Author: Phyllis Vega
Trade Paperback, 255 pages
Publisher: Fireside Books
Publication date: February 2001
Price & More Info: Click Here
Several years ago, Trish MacGregor and Phyllis Vega wrote Power Tarot, a superb book on the tarot. In 2001, Phyllis brings us Romancing the Tarot, a book with a similar format to Power Tarot, but specialized toward reading the tarot for some of the most important questions in life: love, romance, sex, and relationships. The areas are probably the ones the majority of tarot readings revolve around.
Romancing the Tarot starts off with a very brief introduction to the tarot, in four chapters and less than 15 pages. While this probably is a bit skimpy for a complete beginner, all the necessary information is present and written in plain English, though there is not a lot of hand-holding.
Of course, this leaves much more room for the meat of the book. The next three chapters -- and some 160 pages -- provide detailed love and romance-oriented interpretations for the major arcana, the court cards, and the pip cards. Each card is given about two pages of suggested interpretations. Each card receives a one word key idea and general interpretation to start things off. Seven specialized interpretations specific to relationships follow: Expectations, Emotional Potential, Sexual Potential, Material Potential, Spiritual Potential, Challenges, and Outcome. Finally, key words and phrases are provided for each card. Just reading through this material gave me new ways to see the cards I have been using for over 20 years.
As in Power Tarot, the court cards get the same full treatment and interpretations the other cards get. They are not glossed over with interpretations like "a powerful man" as they often are in other books. Given that relationship readings can be full of court cards, the chapter on them in Romancing the Tarot will be worth the price of the book to many students of the tarot.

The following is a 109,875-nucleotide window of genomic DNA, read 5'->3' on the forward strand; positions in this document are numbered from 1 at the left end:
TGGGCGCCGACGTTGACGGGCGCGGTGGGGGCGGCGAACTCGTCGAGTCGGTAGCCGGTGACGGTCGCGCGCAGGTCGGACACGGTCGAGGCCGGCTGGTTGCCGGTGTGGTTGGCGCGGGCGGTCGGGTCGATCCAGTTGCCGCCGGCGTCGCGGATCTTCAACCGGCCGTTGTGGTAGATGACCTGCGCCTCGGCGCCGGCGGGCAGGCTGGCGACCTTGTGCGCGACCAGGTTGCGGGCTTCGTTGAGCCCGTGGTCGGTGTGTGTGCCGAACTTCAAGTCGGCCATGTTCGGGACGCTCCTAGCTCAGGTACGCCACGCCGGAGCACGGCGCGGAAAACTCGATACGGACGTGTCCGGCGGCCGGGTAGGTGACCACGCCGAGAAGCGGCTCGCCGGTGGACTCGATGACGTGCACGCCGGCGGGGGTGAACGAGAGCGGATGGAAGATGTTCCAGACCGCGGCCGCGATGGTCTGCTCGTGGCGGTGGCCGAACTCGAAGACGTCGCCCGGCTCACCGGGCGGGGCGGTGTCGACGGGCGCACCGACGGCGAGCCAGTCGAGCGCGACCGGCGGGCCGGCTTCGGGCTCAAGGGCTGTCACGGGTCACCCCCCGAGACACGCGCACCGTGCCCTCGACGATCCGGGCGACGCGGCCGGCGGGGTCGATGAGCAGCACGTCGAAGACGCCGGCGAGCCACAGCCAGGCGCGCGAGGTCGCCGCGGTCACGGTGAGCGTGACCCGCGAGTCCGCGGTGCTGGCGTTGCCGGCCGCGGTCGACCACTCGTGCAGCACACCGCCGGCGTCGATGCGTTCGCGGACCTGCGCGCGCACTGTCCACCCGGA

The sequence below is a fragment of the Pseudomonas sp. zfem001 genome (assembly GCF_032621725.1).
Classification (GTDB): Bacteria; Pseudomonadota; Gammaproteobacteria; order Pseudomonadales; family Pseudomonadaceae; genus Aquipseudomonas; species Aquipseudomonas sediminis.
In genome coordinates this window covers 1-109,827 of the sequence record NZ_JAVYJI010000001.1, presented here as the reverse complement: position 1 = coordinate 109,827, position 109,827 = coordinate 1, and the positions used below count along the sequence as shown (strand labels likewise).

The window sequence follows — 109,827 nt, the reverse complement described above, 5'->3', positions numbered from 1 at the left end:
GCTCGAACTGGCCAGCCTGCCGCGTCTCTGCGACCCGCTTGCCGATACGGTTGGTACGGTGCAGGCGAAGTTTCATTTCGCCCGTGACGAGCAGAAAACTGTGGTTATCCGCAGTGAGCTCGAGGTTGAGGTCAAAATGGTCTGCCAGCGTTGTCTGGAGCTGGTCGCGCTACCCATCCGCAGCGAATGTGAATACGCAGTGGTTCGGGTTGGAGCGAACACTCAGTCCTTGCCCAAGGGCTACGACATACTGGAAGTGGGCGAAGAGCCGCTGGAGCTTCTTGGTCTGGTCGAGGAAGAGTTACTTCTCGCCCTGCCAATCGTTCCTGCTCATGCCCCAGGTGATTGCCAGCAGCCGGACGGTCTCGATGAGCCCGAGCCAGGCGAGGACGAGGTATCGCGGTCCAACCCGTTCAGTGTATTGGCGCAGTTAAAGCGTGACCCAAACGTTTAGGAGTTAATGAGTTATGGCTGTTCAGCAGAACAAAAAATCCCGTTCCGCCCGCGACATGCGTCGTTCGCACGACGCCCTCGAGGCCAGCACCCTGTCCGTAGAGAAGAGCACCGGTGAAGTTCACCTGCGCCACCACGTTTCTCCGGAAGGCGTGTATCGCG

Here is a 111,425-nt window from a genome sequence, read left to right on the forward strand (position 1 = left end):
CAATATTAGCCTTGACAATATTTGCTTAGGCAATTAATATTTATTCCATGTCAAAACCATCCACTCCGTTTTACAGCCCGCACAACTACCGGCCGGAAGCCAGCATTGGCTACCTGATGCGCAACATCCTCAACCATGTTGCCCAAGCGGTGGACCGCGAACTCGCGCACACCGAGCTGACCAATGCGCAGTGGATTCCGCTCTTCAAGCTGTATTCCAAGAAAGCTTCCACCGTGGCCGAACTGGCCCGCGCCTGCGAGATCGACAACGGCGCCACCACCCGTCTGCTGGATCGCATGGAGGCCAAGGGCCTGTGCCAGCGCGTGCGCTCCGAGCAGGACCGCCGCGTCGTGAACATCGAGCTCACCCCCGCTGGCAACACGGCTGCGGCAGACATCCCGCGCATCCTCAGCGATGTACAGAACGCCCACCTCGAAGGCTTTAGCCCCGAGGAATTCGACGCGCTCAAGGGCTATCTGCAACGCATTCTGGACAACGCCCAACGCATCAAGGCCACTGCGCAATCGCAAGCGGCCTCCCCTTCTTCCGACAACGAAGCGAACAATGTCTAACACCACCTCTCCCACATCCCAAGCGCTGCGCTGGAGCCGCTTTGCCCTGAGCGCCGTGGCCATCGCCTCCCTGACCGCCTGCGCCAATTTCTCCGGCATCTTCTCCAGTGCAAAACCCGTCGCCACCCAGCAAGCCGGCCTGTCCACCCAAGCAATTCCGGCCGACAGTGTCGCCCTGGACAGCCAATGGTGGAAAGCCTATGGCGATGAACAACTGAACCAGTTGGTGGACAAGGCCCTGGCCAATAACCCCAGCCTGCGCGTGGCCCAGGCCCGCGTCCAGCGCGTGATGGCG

The eighth chapter contains forty tarot spreads designed to answer specific relationship questions. These range from quick three card spreads like "Is It Love?" to complex twelve card spreads like "Horoscope for Two," "Infidelity," and "Sexual Healing." If it is a relationship question, chances are you will find a specialized spread for it in this chapter. Most of these spreads are original. The only standard spread I noticed was a couples-only version of the Celtic Cross. The only problem with this chapter is that the explanations of various positions in each spread are very sketchy. This might be a bit of a problem for less experienced readers.
The final chapter provides four sample readings. These are excellent, if brief, examples of how to put all the material in this book together.
Overall, Romancing the Tarot is a very successful book. It is understandable to novice tarot readers while providing food for thought for even advanced students. This book belongs on the bookshelf of anyone interested in what the tarot has to say about relationships. If you see it in a bookstore, be sure to take a look. I don't think you will be disappointed.
Truth in reviewing time, Romancing the Tarot is written by a friend and sometime member of The Cauldron, Phyllis Vega. Like Power Tarot, this book gets high praise because it is an excellent and very useful book, not because the author knows the reviewer.
Reviewed by Randall